If true—this is not a really good solution because the parking in this area is really intended to handle short-term parking, not long-term parking.

However, the basic idea of having long-term/remote parking is a good idea. Of course, the question of where to locate the parking lot, and who pays for the shuttle, becomes a real problem. Basic shuttle service during 8-6 (business hours) would be in the $100K range (first guess). If, for the sake of argument, 1000 people were serviced by this shuttle, then the per-person cost would be $100/person. Costs of acquiring/renting the parking space for 1000 cars then would add significantly.

Rather than parking lots, remote parking garages could be built, at/about $40,000/stall. This also would drive up the cost of the remote parking option. But with Palo Alto being essentially built-out in the downtown area, finding any place for parking is going to be difficult. Stanford’s open space becomes a possibility, particularly if it becomes the owner/operator of the Arrillaga Project.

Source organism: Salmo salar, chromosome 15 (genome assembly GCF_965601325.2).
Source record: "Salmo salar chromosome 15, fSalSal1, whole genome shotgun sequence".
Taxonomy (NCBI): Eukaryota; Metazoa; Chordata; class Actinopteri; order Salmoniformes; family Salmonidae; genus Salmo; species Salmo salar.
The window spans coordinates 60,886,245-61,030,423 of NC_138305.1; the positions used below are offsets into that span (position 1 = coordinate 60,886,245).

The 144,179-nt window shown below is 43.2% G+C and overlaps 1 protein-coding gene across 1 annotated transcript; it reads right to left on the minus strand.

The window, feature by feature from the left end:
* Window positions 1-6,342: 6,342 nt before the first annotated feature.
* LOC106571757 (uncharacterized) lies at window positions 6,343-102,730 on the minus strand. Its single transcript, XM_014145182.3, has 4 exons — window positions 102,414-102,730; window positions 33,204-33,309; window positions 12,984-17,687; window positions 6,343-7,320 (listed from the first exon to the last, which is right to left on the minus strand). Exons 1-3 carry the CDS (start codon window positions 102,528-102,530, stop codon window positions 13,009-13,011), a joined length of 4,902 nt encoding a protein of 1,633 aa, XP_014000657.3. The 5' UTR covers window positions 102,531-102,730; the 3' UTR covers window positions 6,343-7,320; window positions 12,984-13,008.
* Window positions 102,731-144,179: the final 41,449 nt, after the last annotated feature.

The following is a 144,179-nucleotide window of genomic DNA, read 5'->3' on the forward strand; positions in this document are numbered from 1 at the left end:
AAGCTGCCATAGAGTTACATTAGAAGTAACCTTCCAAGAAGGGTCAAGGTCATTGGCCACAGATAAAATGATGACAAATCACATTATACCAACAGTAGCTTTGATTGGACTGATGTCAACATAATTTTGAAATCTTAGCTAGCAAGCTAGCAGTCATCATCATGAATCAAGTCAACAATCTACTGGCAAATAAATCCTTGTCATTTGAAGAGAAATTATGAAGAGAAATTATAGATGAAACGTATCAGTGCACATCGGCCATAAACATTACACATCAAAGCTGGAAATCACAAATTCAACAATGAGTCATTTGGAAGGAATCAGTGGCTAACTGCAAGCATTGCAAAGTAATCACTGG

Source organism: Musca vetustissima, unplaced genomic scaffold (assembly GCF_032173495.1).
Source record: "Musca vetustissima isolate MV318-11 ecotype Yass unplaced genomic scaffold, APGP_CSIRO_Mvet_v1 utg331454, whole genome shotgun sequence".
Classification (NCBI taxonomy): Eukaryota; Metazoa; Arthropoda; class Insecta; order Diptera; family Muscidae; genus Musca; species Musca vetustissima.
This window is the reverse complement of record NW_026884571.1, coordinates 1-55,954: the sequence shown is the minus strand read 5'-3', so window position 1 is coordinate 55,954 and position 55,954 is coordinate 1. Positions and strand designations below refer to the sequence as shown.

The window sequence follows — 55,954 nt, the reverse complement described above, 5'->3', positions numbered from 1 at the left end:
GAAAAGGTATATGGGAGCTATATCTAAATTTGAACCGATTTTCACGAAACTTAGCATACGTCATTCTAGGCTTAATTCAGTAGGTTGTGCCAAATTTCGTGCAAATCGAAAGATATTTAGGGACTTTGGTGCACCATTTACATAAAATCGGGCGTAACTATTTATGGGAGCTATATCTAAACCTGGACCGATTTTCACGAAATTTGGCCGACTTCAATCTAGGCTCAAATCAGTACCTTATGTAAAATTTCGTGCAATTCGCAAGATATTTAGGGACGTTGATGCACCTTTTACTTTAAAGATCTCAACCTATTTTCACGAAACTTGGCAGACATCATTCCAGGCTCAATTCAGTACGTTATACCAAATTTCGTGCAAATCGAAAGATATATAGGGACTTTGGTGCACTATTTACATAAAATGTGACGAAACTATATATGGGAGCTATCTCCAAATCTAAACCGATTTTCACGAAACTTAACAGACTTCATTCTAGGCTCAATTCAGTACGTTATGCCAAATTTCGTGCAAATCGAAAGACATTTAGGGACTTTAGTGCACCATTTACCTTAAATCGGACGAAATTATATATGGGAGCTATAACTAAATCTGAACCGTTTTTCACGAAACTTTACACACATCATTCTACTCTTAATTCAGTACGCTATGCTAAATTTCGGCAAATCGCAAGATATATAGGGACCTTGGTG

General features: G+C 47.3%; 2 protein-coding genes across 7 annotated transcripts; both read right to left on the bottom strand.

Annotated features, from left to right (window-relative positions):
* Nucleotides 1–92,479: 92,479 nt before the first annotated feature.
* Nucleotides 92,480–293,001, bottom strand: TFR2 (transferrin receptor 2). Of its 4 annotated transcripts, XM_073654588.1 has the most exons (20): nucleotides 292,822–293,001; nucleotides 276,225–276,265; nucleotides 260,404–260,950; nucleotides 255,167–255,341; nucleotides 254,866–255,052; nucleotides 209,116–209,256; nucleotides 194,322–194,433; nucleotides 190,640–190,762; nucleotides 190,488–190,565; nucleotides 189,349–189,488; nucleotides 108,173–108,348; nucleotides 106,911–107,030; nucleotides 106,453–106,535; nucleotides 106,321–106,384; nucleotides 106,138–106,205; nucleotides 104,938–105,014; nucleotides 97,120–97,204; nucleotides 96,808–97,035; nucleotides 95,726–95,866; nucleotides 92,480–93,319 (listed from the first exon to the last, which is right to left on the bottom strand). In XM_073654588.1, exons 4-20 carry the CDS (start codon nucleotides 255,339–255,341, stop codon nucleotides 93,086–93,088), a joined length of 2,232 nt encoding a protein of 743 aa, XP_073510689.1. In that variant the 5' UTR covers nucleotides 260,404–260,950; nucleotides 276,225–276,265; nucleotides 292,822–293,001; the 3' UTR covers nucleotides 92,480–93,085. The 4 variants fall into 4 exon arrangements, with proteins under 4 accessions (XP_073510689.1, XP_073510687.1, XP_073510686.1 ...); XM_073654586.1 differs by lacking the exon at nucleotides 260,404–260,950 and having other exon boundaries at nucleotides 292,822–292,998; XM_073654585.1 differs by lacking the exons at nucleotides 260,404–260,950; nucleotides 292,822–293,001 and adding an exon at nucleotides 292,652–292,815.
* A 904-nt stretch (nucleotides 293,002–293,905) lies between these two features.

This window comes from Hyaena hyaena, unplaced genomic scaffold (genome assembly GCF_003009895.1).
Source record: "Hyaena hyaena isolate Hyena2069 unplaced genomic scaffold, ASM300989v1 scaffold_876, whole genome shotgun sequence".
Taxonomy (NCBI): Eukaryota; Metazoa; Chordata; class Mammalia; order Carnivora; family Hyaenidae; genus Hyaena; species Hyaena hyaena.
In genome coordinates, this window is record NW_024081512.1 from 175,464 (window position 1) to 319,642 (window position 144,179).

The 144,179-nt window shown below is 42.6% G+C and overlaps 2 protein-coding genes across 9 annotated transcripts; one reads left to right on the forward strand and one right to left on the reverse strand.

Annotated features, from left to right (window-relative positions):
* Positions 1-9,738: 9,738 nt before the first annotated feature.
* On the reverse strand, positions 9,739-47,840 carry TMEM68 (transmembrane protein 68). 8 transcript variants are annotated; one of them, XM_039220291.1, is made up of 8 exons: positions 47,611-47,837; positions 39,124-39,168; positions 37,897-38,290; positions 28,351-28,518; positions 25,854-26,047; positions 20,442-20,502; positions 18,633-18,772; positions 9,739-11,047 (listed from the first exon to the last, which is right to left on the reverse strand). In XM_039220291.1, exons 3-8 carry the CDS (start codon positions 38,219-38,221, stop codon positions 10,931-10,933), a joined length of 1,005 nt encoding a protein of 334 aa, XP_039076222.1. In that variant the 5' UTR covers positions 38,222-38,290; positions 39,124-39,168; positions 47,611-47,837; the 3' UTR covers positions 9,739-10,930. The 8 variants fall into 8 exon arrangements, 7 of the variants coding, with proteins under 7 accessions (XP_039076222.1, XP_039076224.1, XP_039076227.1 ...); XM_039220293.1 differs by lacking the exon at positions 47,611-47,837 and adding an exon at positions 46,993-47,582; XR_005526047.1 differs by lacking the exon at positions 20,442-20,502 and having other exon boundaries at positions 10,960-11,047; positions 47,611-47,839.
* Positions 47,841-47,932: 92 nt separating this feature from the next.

The cost of the “externalities” associated with new, massive, downtown development, which are likely to be shouldered by the public, not the developers, argues convincingly that there should be no more downtown development.


jm
Evergreen Park
on Dec 11, 2012 at 11:37 am
jm, Evergreen Park
on Dec 11, 2012 at 11:37 am

Sounds like the library/arts center need a three hour parking limit, or whatever accommodates those taking classes plus some time at the library, with enough slots set aside to accommodate employees.


Klein's speech
South of Midtown
on Dec 11, 2012 at 1:09 pm
Klein's speech, South of Midtown
on Dec 11, 2012 at 1:09 pm